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As climate change conference opens, one CA city takes action; More hostages released as Israel-Hamas truce deadline approaches; WV could lose hundreds of millions in Medicaid funding.

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An expulsion vote looms for Rep. George Santos, the Ohio Supreme Court dismisses lawsuits against district maps and the Supreme Court hears a case which could cut the power of federal agencies.

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Congress has iced the Farm Bill, but farmer advocates argue some portions are urgent, the Hoosier State is reaping big rewards from wind and solar, and opponents react to a road through Alaska's Brooks Range, long a dream destination for hunters and anglers.

CO Lawmakers to Consider Expanding Access to Telemedicine

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Tuesday, February 4, 2020   

DENVER -- Colorado lawmakers are considering a bill that would expand access to telemedicine through Colorado's community health centers, which provide care for 27% of the state's Medicaid clients.

Currently centers are not reimbursed by Medicaid for remote visits, but HB 20-1092 would affirm that telemedicine services meet the definition of a face-to-face visit. Polly Anderson, vice president for strategy and financing with the Colorado Community Health Network, said remote visits are sometimes a patient's best option - especially during flu season.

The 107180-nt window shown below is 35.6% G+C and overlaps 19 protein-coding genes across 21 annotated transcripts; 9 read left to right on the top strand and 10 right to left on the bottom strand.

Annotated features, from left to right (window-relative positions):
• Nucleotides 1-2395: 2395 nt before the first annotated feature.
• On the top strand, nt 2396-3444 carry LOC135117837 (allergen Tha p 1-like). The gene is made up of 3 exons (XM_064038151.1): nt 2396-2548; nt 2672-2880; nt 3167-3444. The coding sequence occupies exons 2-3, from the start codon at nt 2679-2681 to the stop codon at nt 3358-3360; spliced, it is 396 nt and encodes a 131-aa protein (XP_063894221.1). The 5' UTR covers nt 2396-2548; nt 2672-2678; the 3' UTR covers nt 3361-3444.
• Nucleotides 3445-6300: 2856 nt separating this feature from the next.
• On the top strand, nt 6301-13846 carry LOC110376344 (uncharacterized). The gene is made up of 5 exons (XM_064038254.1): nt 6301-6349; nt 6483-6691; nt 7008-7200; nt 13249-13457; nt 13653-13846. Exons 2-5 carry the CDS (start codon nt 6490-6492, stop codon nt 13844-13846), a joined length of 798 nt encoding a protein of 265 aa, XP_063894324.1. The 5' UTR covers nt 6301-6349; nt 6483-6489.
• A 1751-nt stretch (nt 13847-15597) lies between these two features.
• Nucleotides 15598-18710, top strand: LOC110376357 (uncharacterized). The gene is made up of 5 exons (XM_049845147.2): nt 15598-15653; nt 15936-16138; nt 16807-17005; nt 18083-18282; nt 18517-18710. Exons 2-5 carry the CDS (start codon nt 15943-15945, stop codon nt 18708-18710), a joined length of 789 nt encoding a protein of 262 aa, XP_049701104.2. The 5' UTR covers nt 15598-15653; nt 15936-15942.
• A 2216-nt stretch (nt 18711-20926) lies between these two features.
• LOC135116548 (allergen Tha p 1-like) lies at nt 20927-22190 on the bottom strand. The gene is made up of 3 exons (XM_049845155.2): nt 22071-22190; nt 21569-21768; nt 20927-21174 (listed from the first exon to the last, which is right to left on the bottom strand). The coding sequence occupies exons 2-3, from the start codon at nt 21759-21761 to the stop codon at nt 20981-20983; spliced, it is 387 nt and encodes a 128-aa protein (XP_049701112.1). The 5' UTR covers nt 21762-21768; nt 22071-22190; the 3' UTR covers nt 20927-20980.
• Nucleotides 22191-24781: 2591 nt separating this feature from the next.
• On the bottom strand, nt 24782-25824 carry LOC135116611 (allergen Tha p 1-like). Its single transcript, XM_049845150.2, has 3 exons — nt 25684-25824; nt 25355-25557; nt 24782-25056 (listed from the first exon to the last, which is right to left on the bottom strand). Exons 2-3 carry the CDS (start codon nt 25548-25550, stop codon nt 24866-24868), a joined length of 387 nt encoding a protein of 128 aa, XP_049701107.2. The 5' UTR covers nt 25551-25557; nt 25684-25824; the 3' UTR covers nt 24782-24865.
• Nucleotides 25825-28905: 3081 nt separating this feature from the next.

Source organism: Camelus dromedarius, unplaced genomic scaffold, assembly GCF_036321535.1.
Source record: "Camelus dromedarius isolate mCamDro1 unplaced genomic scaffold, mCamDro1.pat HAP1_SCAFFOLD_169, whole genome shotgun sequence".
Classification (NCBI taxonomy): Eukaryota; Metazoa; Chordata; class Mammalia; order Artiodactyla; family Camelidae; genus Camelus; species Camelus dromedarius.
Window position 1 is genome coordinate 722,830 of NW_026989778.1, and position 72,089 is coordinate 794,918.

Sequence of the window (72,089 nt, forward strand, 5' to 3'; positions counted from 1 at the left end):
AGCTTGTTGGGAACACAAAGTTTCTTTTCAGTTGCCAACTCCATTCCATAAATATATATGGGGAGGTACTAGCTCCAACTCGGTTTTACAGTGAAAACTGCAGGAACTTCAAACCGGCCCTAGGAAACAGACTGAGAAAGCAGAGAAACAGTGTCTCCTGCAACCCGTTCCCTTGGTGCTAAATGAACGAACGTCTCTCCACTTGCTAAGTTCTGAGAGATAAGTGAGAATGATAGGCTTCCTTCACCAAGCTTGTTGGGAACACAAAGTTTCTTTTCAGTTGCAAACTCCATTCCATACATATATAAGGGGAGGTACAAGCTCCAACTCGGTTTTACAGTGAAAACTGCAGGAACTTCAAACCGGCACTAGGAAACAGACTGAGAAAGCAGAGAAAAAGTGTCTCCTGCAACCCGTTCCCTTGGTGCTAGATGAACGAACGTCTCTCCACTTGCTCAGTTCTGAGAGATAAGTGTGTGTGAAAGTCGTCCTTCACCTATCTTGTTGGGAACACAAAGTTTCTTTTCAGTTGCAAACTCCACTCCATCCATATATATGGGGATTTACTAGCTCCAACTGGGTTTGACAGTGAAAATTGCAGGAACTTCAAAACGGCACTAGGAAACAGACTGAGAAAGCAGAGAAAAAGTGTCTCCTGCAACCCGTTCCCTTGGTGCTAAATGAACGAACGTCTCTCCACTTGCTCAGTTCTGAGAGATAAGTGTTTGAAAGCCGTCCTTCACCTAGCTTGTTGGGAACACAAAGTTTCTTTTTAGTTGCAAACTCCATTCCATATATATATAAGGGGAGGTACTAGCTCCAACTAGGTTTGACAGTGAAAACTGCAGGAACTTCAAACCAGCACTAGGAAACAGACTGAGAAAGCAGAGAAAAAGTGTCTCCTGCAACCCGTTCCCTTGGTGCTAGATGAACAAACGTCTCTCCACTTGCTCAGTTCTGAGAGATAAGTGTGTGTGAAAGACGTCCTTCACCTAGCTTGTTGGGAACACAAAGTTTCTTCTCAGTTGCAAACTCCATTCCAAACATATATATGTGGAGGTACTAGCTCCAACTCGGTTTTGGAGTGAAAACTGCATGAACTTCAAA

"When you're sick and you might be contagious, to the extent that some of that can be diagnosed through symptom description or what your temperature is, it keeps that sick person out of the waiting room," Anderson said. "They're not waiting there next to a child maybe that's there for a well-baby visit."

Telemedicine cuts travel and wait times dramatically. Patients need only pick up their smartphone or sit down at a computer at their appointed time.

The measure is set to be heard by the Public Health Care and Human Services committee on Wednesday.

Anderson said telemedicine is especially convenient for people with chronic conditions such as diabetes and high blood pressure, where a doctor-patient relationship already is established.

The state's homeless population also stands to benefit. Social workers can connect clients with medical care from anyplace with cell service. Anderson said she believes the measure will reduce Colorado's overall Medicaid expenses because more people will be able to access primary care.

"Primary care is a key component in preventing and treating illnesses before they get worse - before they would result in an emergency room visit, or worse, in a hospital admission," she said.

The measure also would allow the costs of clinical pharmacists - a key part of a health center's team-based approach - to be included in reports submitted to Medicaid for reimbursement. Clinical pharmacists help ensure patients get the best medicine available, at the best price, and with less chance of negative interactions between medications.

Disclosure: Colorado Community Health Network contributes to our fund for reporting on Health Issues, Poverty Issues, Smoking Prevention, Social Justice. If you would like to help support news in the public interest, click here.


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